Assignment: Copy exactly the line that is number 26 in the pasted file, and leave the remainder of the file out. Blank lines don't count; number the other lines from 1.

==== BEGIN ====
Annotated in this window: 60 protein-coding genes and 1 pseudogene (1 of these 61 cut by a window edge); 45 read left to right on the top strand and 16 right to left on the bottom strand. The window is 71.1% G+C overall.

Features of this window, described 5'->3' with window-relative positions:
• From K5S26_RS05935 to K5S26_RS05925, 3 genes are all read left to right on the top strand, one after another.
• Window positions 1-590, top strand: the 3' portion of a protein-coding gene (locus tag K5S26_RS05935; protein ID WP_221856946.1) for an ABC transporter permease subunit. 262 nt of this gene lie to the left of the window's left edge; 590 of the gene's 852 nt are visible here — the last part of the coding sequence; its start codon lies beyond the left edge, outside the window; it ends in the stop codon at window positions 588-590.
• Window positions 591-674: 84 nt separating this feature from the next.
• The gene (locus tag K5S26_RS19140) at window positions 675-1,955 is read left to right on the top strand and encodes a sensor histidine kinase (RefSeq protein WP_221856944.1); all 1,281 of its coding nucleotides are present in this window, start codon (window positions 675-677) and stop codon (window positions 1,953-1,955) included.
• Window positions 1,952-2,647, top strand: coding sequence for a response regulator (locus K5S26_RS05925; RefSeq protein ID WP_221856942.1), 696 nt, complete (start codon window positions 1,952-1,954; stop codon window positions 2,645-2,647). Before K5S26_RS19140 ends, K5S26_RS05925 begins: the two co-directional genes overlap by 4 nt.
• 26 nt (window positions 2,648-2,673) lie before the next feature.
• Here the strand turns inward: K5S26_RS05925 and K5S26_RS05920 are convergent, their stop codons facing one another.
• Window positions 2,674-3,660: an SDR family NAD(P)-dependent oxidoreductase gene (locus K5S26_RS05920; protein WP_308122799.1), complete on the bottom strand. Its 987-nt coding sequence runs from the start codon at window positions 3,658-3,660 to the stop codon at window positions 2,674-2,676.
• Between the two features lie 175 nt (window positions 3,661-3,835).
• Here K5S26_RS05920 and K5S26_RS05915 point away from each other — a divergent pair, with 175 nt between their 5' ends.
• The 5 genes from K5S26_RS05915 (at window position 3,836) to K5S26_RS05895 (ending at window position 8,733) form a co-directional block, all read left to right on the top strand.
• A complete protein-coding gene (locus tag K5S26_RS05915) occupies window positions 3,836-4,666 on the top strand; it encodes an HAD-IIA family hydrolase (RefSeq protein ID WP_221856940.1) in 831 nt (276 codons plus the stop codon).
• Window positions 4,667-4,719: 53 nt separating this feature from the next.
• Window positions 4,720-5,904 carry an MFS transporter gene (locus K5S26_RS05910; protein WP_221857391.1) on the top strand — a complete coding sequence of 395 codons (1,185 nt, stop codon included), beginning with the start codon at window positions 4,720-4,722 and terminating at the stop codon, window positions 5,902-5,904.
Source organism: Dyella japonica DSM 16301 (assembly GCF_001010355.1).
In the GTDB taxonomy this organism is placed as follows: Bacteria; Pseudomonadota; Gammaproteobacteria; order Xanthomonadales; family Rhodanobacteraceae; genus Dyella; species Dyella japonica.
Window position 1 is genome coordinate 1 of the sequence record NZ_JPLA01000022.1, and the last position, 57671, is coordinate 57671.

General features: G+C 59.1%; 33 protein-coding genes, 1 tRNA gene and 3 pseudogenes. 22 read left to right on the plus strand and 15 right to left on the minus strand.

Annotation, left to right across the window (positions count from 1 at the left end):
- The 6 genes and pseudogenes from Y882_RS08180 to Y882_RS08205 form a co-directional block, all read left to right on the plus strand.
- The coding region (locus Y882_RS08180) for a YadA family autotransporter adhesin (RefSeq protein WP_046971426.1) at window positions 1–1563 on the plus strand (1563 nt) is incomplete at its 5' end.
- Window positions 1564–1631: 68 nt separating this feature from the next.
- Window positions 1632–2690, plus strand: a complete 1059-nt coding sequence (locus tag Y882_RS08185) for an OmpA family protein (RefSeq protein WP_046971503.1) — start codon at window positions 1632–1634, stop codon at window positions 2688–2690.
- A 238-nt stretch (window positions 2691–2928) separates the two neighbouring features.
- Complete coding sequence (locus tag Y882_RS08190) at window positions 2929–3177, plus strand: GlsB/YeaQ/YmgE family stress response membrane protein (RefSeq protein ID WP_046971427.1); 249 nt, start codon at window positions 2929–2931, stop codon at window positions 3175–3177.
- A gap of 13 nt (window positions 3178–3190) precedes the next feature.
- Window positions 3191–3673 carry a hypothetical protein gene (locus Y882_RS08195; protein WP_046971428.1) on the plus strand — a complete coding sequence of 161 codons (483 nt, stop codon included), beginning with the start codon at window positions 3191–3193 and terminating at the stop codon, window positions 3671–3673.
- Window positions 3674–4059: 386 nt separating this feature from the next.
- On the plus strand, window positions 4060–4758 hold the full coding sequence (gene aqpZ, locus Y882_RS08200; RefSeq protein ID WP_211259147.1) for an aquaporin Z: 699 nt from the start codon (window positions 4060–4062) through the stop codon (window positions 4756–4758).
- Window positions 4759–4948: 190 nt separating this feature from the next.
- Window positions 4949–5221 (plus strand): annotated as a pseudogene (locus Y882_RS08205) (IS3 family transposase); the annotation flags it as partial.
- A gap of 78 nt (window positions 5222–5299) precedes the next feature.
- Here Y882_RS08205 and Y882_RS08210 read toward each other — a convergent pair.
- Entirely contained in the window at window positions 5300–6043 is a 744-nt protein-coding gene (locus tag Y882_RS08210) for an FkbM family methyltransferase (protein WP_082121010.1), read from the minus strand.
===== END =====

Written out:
- A 238-nt stretch (window positions 2691–2928) separates the two neighbouring features.